I am a professor of economics and public policy at Franklin & Marshall (F&M) College in Lancaster, PA. My teaching and research are in the field of agricultural and environmental economics, focused on issues of water quality, local food and agriculture, and farm policies intended to promote soil conservation practices. Along with my wife I own and operate a 99-acre farm in Lancaster called Verdant View Farm.
The John Paul II Institute was pivotal in shaping my career path and life prospects. Upon my graduation with a master’s degree in 2009, my wife and I spent a year at Verdant View to see if farming could be a viable possibility for our future. At the same time, I also applied for graduate programs in agricultural economics, since we quickly recognized that running a small family farm would require at least one of us to bring a steady outside income.
Why was a connection to agriculture even a consideration? Simply put, at the John Paul II Institute we deeply engaged with authors (Wendell Berry, G.K. Chesterton, Joseph Ratzinger’s writings on creation, and others) who led me to see the attractiveness of agricultural work, skilled manual labor, an integrated family life, and nearness to the order of creation. My wife grew up on a farm, but until we took seriously the words of these authors, we also didn’t take seriously the prospect of returning to the family farm. We imagined we’d live wherever we could find “good” jobs, as the only realistic option.
As I completed my Ph.D. in agricultural economics—which I received from the University of Maryland in 2016—a job opening at F&M was providentially advertised, directly related to my own fields of research and teaching. The fact that my research and personal life were integrated in the local Lancaster community was, I believe, attractive to my future employer. To some degree I trace this job (especially my availability to be there for this opportunity) to my time at the Institute. The habits of mind cultivated there showed a different way of approaching the “career question”, in which place and family were given a priority, well beyond what is typically granted in the highly mobile American mindset. While remaining aware of economic necessity—like having to get a job—the fact of being rooted in a place leads to an organic or gradual development of work opportunities. which arise from the interplay of one’s own skills and interests with the needs of a particular community or place.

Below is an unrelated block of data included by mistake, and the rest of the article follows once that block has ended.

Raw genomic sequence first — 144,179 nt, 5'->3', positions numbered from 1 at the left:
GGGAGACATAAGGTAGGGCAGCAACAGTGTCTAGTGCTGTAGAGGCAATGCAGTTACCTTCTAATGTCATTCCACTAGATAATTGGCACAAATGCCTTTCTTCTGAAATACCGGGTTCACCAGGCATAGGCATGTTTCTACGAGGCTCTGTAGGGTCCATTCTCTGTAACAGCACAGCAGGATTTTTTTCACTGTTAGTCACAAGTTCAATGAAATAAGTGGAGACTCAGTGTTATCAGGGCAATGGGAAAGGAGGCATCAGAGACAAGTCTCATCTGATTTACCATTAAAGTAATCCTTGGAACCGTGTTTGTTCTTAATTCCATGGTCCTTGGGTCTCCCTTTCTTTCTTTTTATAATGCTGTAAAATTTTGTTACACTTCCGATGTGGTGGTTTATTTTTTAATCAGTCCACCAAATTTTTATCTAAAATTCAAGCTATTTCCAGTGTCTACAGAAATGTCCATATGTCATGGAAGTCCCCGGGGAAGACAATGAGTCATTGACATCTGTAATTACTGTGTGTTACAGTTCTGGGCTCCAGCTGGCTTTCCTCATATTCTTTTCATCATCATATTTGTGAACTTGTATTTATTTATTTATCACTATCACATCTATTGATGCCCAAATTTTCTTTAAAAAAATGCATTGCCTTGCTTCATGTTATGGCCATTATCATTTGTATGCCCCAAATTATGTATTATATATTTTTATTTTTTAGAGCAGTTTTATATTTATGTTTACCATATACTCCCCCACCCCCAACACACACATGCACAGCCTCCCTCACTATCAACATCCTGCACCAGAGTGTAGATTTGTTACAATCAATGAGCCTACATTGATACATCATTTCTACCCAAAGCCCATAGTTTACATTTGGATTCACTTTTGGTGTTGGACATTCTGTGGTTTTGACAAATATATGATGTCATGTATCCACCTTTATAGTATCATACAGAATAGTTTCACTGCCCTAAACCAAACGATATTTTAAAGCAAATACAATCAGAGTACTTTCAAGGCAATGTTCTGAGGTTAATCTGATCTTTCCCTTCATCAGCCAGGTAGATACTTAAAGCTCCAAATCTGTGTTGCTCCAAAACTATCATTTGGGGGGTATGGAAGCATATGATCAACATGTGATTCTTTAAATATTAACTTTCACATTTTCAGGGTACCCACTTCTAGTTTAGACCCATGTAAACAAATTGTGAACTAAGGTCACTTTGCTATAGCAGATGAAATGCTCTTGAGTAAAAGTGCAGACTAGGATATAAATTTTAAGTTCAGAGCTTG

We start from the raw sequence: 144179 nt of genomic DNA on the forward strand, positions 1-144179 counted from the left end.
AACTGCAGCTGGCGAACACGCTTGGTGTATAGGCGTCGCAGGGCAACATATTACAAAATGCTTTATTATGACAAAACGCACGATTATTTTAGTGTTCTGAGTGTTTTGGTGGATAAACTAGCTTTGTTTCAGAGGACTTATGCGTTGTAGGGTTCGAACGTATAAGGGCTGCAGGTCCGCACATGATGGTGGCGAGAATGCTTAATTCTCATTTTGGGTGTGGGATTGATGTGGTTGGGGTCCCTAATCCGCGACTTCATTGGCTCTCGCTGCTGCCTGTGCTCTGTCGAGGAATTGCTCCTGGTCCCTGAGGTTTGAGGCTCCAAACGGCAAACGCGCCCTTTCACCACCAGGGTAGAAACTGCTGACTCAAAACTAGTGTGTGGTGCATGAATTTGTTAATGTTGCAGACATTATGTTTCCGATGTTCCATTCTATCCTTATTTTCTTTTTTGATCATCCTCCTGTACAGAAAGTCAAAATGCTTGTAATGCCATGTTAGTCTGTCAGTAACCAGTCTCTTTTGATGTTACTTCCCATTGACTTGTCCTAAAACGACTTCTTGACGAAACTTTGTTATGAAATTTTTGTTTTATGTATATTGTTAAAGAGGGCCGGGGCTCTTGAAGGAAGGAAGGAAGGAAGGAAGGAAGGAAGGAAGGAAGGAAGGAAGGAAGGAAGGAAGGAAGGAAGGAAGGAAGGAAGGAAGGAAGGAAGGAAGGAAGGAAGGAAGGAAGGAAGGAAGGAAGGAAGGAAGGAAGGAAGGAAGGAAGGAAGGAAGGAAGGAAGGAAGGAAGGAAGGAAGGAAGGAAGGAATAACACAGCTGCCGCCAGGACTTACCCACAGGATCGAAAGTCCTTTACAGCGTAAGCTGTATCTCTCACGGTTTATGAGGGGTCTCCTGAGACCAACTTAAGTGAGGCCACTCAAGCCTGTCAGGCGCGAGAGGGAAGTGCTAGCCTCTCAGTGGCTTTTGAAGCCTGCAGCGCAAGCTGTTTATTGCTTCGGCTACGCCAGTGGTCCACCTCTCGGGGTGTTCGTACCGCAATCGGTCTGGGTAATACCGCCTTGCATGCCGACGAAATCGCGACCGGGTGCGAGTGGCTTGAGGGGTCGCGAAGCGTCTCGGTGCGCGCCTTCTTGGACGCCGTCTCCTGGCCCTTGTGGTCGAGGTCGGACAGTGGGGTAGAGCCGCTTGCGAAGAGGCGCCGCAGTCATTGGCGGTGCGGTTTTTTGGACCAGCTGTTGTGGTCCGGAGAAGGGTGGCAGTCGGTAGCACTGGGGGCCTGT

Enriching my work as a college professor, my teachers and mentors at the Institute modeled a way to think and learn that integrates the life of the mind with spiritual discipline, groundedness, and common sense. They showed me that thinking well about a subject could (and should) be a form of prayer, a patient attempt to unite one’s mind with the true order of things. Academic research easily becomes a lonely or isolating pursuit. It is safe to say that without the deep theological and personal formation during my two years at the Institute, it is unlikely that I would have had the intellectual maturity and steadiness to pursue and persevere in doctoral studies.
As my family has faced challenges over the years—from a tragic barn fire in 2018, to deaths of family members, to longing for a child, to normal financial struggles—the approach to work and life embodied at the Institute and in the Church kept our family steady and balanced and faithful. We knew our family life encompassed and was encompassed by a larger project and way of life. I owe a lot to my time and formation at the John Paul II Institute, which is a gift that I hope can be handed on to many others.